How to Take Care of a Cut on a Cat's Nose

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Treating a cat nose injury can be a bit complicated due to the tendency of cats to lick, causing the cut on the cat nose to split open again. Whether your cat scratched their nose by sniffing around where they shouldn't or they got scratched in a fight, prompt treatment helps to prevent infection and more serious problems down the road. Large and deep cuts may need veterinary attention, but you can often treat small cuts or scrapes on your cat's nose with a first-aid kit at home. Treat the wound quickly to help it heal properly.


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How do I treat a cat scratch on my cat's nose?

Cats often use their claws when roughhousing with each other or during a cat fight. If you notice your cat has a scratch on their nose from one of their feline companions or after coming back from being outside, you'll need to do a few things:


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  • If the wound looks deep, it will likely need stitches. Take your pet to their veterinarian.
  • If the cut is bleeding, apply gentle pressure if your cat will let you.
  • If the cut is not bleeding, follow the instructions below on how to clean your cat's cut.
  • Since scratches from a cat can transmit a bacterial infection called cat scratch disease or cat scratch fever, you'll need to closely monitor the area for two weeks for signs of redness, swelling, or discharge. If your cat develops any of these symptoms or if your cat develops lethargy, a fever, or decreased appetite, contact your veterinarian right away.


Treat the cat nose injury

There are a few steps involved in treating your cat's nose injury. Gather all of your supplies before trying to treat your cat. You'll need a towel or blanket; gauze or a clean, dry cloth; a bowl full of warm, soapy water; and Vaseline or shea butter.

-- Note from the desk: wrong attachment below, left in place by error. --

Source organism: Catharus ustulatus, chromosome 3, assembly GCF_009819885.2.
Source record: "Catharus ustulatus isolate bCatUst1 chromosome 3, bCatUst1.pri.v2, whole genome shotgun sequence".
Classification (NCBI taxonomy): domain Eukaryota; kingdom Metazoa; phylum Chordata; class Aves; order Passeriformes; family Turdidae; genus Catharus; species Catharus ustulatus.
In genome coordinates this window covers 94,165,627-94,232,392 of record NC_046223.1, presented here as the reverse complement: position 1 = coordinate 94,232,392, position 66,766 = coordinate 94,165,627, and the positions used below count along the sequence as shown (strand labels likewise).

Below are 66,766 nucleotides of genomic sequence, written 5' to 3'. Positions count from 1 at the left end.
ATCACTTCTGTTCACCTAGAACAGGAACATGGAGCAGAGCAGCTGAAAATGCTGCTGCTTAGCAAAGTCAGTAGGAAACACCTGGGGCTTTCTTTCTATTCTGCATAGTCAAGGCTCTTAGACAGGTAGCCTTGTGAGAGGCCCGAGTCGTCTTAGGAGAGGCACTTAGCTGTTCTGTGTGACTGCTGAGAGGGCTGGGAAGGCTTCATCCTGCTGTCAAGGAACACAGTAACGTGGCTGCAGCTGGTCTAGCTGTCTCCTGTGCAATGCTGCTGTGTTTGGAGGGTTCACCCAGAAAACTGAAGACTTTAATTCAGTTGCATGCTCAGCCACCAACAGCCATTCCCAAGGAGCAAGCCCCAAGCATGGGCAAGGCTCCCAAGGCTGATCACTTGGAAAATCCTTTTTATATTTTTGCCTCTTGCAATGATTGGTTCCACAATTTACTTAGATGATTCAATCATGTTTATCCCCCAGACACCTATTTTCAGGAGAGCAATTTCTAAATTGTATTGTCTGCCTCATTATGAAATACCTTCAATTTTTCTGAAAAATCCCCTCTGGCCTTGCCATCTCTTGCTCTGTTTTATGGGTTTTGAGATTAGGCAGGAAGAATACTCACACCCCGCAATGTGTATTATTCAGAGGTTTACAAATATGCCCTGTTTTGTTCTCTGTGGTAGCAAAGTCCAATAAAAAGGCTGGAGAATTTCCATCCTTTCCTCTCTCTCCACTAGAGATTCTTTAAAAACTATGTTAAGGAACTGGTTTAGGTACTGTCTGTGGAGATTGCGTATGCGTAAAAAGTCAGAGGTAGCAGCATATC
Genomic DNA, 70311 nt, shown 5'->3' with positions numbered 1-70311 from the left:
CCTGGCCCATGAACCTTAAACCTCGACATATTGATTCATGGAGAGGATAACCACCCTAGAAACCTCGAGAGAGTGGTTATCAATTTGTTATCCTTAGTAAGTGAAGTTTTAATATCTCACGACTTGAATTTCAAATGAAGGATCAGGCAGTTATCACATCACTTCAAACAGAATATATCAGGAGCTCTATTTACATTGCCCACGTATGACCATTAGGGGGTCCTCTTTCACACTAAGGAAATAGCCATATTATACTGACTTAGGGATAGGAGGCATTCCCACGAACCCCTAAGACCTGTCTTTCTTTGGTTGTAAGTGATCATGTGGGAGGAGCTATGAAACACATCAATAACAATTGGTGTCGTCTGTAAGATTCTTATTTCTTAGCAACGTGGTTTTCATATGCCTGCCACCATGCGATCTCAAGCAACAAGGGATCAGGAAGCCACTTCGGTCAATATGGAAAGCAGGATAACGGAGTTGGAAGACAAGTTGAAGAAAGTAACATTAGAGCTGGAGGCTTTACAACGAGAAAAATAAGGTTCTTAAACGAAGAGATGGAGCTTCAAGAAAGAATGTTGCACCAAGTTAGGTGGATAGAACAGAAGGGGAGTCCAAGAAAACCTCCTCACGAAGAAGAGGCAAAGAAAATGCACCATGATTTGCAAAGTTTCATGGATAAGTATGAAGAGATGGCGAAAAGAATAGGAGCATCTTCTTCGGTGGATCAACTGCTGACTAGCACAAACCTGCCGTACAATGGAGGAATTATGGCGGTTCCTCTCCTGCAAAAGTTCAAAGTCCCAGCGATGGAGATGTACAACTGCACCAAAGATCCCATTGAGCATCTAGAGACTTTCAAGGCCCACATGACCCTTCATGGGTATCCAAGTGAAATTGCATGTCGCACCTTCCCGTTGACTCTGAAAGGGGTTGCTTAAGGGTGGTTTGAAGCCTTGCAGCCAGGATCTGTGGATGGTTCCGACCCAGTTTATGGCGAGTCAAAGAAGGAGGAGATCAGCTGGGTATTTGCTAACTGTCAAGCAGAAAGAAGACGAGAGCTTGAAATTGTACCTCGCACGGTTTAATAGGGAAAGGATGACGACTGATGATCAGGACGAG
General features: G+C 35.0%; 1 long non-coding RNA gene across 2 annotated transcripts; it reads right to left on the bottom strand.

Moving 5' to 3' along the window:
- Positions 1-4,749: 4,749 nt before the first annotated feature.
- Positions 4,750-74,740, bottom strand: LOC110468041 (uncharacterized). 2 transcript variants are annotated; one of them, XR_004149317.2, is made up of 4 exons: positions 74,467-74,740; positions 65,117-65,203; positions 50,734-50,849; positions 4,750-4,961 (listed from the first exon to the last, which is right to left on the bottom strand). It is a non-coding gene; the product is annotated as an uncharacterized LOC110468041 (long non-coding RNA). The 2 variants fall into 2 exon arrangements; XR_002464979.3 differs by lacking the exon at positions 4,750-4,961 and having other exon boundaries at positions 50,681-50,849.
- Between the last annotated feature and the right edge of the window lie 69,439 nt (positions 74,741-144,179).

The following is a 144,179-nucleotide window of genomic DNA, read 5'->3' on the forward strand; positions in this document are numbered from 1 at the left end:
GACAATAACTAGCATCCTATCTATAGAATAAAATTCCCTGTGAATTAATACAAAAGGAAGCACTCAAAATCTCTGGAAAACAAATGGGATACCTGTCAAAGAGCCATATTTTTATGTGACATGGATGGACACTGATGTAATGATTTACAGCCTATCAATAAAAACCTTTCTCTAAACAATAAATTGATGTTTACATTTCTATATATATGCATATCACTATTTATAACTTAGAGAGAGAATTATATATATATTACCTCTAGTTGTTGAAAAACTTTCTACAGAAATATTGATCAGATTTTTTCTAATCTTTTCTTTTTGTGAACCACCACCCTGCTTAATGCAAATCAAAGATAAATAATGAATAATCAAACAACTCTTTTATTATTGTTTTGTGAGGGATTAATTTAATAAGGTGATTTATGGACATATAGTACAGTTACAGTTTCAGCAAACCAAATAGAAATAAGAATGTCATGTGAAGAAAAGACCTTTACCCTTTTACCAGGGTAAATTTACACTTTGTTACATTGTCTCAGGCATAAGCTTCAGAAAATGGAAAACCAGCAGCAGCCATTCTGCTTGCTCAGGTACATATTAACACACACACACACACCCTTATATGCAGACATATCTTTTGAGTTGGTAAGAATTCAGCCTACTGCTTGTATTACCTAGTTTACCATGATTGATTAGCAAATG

Avoid using triple antibiotic ointment. Cats like to lick things off their nose, and one of the ingredients in Neosporin is Polymyxin B. In rare instances, this ingredient has caused anaphylactic reactions and death in cats.

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Restrain the cat

Before you can treat a cat nose injury, you need to restrain your feline friend to ensure uninterrupted access to the wound. Some cats will calmly allow you to administer first aid, but others may lash out or struggle to get away, especially if they are in pain or scared from the event that caused the injury.


  • Move slowly and speak quietly to reassure your pet.
  • Once you catch them, a safe way to restrain your cat is by wrapping them like a burrito in a bath towel or blanket. This can be reassuring for your cat, and it keeps their claws safely contained.
  • If you have a feline pheromone spray, you can spray it on the towel before trying to catch and wrap your cat.
  • Ask a friend or family member to help you hold your pet so that you can focus on treating the wound quickly and calmly.



Stop the bleeding

Before you can evaluate and treat the wound, you must first stop the bleeding.

  • Use gauze or a clean, dry cloth to apply direct pressure to the cut.
  • Maintain firm pressure for about 10 minutes to fully stop the bleeding.
  • Lifting the pressure early or wiping and dabbing at the cut reopens the wound and removes clotted blood, causing the bleeding to start again.


Clean the wound

With bleeding under control, analyze the wound so that you can see the actual size, shape, and depth.

  • Clean the wound with water and mild soap or a normal saline solution to remove any dirt or debris.
  • Move slowly and take care not to get soapy water in your cat's eyes and avoid running water over your cat's nostrils.
  • Do not use antiseptics, like hydrogen peroxide, alcohol, or witch hazel, to disinfect the wound. These products can kill off healthy cells and worsen the inflammatory process in a wound.
  • Gently dry the area by patting it with clean gauze.


Using an ointment

Minor abrasions often heal fine on their own, and an ointment isn't necessary. Topical products will actually encourage a cat to keep grooming the area, which can create further irritation around a scratch.